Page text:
Please have them speak with their supervisor and/or Human Resource personnel. At this time, the inclusion of potential financial assistance is not well identified in emergency response funding packages at both the state and federal levels. When guidance is available, MnDOT will provide it to you.  In the interim, please follow your current policies.

On Friday, March 27, 2020, President Trump signed the Coronavirus Aid, Relief, and Economic Security (CARES) Act into law. The CARES Act provides emergency assistance and health care response for individuals, families and businesses affected by the COVID-19 pandemic and provide emergency appropriations during the COVID-19 pandemic. Essentially, FTA was awarded special COVID-19 funding that allow transit systems to operate their adjusted public service (in response to the COVID-19 pandemic) or purchase eligible capital items with the federal government reimbursing 100% of the net costs (transit expenses minus transit revenues). The funding for eligible expenses runs from January 20, 2020, until the special COVID-19 federal money is exhausted. Your transit service should not be impacted by this funding, rather your transit service net costs will be assisted by this special federal funding. Under this special funding, it is permissible to continue to adjust your service in response to this pandemic (please continue to discuss changes with your transit project manager). MnDOT OTAT is in the process of determining how to incorporate this new federal funding into your existing two-year budget allocations – especially as it relates to your existing grant agreement, monthly budget and service level reporting, and MnDOT quarterly payments.

This is a local decision and depends upon rider policies currently in place or those to be developed in response to this pandemic. Accordingly, major changes to rider policies must be publicly disseminated (e.g. website, social media, signs in buses, etc.). The FTA on April 14, 2020, issued a Safety Advisory that recommends that transit agencies “establish and implement policies and procedures for transit agency employees and passengers regarding the use of face coverings and personal protective equipment to reduce the risk of COVID-19 among employees and passengers.” Additionally, the FTA points to current guidelines from the Centers for Disease Control and Prevention (CDC) that “recommends wearing cloth face coverings in public settings where other social distancing measures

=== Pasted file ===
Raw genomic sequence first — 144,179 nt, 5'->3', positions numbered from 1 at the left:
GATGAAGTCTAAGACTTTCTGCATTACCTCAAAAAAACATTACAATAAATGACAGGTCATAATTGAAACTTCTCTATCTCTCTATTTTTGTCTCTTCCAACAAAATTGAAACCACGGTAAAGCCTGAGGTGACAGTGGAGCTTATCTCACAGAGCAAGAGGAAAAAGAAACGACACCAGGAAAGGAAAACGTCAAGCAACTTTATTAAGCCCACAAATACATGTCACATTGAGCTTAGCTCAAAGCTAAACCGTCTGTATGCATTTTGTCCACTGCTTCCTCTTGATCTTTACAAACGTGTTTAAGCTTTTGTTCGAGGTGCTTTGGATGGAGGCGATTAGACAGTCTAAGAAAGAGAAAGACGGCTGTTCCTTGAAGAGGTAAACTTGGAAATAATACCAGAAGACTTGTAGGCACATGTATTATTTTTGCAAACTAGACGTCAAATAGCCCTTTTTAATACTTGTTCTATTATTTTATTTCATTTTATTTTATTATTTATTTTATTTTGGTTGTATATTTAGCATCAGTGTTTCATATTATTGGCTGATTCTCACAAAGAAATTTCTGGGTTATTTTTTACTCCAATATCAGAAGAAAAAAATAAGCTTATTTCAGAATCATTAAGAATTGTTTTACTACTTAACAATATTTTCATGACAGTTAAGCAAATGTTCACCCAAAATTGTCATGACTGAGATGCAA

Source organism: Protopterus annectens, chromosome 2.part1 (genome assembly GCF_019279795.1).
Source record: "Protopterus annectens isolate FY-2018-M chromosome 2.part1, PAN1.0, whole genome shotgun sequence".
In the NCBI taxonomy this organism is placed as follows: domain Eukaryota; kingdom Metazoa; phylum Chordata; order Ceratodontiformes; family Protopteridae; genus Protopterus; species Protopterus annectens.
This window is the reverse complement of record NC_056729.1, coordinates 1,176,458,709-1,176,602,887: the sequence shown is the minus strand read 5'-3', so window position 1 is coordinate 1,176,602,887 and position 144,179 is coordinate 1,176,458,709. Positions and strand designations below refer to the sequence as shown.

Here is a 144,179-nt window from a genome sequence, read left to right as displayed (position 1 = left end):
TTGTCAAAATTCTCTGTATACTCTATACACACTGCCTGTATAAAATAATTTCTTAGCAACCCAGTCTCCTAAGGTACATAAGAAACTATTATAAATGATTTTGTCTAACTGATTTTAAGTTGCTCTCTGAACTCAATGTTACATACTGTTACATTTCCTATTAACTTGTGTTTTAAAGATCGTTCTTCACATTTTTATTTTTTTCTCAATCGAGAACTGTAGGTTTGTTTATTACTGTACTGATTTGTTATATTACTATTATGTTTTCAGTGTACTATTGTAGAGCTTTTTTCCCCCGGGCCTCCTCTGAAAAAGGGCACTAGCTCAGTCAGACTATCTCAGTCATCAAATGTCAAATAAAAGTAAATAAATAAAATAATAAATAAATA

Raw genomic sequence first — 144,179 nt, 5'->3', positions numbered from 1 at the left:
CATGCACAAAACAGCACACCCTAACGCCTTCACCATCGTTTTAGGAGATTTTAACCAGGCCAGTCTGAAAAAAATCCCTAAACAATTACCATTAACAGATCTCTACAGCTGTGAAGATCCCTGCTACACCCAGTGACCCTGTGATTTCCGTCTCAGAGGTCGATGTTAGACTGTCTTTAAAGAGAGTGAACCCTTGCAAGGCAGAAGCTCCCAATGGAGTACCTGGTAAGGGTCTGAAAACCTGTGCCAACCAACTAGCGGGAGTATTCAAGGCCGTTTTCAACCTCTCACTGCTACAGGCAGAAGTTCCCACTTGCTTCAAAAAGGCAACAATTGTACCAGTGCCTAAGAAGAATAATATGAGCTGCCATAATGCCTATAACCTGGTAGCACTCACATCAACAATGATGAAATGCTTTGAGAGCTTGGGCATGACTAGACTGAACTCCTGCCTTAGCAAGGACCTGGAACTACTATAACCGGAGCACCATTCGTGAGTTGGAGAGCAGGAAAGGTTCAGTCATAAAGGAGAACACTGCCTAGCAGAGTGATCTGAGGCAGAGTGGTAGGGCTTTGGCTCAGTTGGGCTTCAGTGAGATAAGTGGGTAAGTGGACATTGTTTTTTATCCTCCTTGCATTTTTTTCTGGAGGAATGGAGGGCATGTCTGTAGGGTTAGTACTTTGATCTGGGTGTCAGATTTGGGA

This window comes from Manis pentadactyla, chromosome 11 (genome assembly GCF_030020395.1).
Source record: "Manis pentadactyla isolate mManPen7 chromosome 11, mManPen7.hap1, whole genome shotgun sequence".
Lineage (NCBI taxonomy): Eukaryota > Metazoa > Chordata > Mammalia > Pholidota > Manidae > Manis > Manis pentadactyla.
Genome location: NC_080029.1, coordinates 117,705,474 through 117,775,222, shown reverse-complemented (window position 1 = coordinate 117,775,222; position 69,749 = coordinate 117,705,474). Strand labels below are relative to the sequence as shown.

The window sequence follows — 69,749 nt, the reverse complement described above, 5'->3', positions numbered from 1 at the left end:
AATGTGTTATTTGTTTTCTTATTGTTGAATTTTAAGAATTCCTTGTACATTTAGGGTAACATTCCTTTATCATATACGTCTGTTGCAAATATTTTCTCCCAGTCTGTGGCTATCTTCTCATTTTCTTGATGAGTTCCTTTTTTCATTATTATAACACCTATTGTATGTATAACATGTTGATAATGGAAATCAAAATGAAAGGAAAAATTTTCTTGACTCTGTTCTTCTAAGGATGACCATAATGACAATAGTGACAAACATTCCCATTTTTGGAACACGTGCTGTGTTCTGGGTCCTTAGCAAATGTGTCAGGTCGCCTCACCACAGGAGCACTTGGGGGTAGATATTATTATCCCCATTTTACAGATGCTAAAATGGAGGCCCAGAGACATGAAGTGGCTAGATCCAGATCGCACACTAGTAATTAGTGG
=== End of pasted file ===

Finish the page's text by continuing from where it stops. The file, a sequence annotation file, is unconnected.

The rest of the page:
are difficult to maintain (e.g., grocery stores and pharmacies) especially in areas of significant community-based transmission”. MnDOT OTAT encourages transit systems to take advantage of the special federal funding and provide drivers, maintenance personnel, and other transit staff with Personal Protective Equipment (PPE) such as, facemasks, gloves, and disinfectants. A transit system may choose to provide face coverings if it is felt that passengers should wear one when riding the bus. The CDC has developed interim guidance for businesses that includes planning considerations and recommendations for developing an infectious disease outbreak response plan. Additionally, the CDC developed specific COVID-19 guidance for Bus Transit Operators, Transit Station Workers, and Transit Maintenance Staff.